Jordan’s King Abdullah II said Monday that airstrikes have increased inside Syria and Iraq following the murder of a Jordanian pilot burned to death earlier this year by Islamic State terrorists.
Abdullah, who was interviewed on “Special Report with Bret Baier,” said he has not ruled out using ground troops inside Iraq. He also talked about the possibility of taking out ISIS fighters one stronghold at a time.
"We stepped up big time. We are at the moment he only Arab country in Syria alongside the United States," Abdullah told Baier. "We are the only Arab country operating alongside the Iraqis in Iraq alongside the coalition. As the Iraqis and the coalition increase their tempo for the next operation in Iraq, so will Jordan increase their tempo inside of Iraq."
In the wide-ranging interview, Abdullah also said the Middle East's relationship with the West is undergoing an evolution.
"I think the relationships have changed. I think Arab spring was a lesson for all of us in the region on how we deal with our friends. We express our views to our Western allies. I think the difference is now is that we express them quite strongly."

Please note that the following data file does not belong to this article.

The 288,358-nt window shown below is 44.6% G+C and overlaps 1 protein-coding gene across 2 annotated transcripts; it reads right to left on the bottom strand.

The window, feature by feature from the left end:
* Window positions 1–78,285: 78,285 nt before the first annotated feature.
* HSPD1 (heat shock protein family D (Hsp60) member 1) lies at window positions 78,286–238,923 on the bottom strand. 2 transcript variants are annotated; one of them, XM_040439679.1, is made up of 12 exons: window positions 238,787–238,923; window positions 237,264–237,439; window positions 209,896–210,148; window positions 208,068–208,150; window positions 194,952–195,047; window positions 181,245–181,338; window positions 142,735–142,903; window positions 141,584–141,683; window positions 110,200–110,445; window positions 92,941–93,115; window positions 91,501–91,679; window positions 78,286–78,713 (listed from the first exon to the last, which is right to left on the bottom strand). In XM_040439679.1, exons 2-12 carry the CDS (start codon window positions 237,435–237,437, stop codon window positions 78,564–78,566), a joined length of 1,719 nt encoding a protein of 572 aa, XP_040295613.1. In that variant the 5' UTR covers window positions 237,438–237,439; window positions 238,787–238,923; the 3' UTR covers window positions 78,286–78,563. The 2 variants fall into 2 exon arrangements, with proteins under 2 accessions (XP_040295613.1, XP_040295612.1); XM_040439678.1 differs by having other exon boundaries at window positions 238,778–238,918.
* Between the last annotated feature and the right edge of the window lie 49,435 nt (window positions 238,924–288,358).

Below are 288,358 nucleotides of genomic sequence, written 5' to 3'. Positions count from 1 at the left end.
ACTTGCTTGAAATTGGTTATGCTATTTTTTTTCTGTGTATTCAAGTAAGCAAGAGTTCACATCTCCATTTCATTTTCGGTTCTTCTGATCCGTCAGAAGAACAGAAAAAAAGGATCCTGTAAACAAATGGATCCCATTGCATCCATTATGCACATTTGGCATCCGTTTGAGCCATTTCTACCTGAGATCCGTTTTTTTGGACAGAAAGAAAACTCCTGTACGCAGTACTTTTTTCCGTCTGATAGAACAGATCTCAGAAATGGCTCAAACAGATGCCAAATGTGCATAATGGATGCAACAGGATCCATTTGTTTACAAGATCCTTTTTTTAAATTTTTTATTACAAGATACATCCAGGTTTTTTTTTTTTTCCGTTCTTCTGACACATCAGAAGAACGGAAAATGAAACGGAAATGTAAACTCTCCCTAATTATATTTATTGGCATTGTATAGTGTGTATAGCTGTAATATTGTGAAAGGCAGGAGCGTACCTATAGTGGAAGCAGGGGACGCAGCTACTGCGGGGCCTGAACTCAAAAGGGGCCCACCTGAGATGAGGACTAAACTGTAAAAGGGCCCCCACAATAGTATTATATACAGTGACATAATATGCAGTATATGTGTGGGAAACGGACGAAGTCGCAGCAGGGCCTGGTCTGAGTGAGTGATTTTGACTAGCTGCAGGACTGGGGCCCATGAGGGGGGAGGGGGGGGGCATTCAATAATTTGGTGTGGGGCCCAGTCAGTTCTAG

He also said that America’s role in the Middle East has changed and for him it has been “a wakeup call.”
"We need to stand more on our two feet and make our own decisions and be more bullish and straightforward about it. At the end of the day, I think I know what's best for the country and for the region."
Beyond security, Abdullah told Baier one of his biggest worries is the economy. Jordan’s economy has been fairly resilient in the past but new political pressures are testing its strength.
Energy security has been hit hard by volatility in the region as well as a growing unemployment rate that currently sits at 13 percent.
"There are 1.5 million Syrian refugees in our country, that's almost 20 to 21 percent of our population," Abdullah said. "This year only 28 to 29 percent of the refugee budget is being covered by the whole international community and the rest we have to cover. That's pretty depressing quite honestly."